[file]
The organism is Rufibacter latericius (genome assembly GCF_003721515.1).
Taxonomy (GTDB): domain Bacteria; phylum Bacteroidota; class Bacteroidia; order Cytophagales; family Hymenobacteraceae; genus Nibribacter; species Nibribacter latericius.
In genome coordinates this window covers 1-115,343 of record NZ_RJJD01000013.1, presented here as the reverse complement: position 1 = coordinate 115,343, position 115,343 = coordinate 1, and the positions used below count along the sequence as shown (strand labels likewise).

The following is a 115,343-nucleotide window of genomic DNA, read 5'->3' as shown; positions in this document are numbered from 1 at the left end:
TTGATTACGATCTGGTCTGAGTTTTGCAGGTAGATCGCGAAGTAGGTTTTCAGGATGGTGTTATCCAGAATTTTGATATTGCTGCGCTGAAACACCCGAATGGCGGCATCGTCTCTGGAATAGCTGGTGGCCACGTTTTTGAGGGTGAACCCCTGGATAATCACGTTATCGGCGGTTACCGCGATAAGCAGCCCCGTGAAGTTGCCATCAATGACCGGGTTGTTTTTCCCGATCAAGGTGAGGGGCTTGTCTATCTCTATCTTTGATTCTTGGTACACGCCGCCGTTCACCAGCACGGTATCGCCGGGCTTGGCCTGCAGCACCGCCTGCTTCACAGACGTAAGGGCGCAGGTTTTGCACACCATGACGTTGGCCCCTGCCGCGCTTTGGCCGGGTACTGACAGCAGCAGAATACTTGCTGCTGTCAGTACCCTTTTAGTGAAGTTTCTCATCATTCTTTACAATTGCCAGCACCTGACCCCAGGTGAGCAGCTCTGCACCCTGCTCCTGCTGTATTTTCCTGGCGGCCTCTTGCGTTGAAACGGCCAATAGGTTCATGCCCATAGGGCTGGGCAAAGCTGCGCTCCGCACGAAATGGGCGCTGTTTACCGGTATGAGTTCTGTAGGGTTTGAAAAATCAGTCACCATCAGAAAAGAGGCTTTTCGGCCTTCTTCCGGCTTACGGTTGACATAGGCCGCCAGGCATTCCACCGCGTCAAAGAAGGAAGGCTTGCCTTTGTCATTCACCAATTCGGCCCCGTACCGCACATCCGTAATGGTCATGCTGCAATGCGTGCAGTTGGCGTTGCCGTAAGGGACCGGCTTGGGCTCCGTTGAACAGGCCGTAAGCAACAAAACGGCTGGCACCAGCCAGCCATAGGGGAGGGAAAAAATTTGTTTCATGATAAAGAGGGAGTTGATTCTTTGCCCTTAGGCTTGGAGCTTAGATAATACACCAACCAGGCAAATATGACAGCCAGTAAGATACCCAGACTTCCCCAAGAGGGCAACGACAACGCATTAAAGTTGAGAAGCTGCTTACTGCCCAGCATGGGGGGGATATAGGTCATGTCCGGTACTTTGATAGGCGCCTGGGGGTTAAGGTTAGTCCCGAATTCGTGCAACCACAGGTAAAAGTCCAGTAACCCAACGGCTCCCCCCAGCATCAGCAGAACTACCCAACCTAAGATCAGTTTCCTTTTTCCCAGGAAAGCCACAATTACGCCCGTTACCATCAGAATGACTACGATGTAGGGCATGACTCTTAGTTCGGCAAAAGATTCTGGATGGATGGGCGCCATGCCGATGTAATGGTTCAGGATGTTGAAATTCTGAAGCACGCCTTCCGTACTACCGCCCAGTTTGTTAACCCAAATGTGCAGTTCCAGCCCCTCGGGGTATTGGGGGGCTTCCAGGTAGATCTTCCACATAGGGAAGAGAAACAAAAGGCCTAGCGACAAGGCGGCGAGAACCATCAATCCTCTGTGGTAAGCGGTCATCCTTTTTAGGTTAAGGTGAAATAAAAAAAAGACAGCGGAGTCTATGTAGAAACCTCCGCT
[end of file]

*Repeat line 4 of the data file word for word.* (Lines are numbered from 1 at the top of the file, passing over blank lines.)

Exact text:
The following is a 115,343-nucleotide window of genomic DNA, read 5'->3' as shown; positions in this document are numbered from 1 at the left end: